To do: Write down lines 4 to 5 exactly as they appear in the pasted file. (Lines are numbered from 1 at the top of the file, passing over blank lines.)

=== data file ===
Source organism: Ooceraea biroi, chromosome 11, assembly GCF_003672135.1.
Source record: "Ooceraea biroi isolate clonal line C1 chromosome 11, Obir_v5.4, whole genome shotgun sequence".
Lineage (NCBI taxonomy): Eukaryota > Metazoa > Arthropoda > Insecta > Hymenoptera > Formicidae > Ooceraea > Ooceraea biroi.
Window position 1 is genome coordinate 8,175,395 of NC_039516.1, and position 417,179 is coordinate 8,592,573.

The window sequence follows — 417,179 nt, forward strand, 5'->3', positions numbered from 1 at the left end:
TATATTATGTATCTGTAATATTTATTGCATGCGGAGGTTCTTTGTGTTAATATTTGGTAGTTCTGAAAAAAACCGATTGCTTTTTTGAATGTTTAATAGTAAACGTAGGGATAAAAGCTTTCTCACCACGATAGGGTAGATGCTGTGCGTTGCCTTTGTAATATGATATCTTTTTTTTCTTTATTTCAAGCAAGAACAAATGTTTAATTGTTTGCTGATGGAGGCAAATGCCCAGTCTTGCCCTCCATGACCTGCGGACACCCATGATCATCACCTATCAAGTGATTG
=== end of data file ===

Window position 1 is genome coordinate 8,175,395 of NC_039516.1, and position 417,179 is coordinate 8,592,573.

The window sequence follows — 417,179 nt, forward strand, 5'->3', positions numbered from 1 at the left end: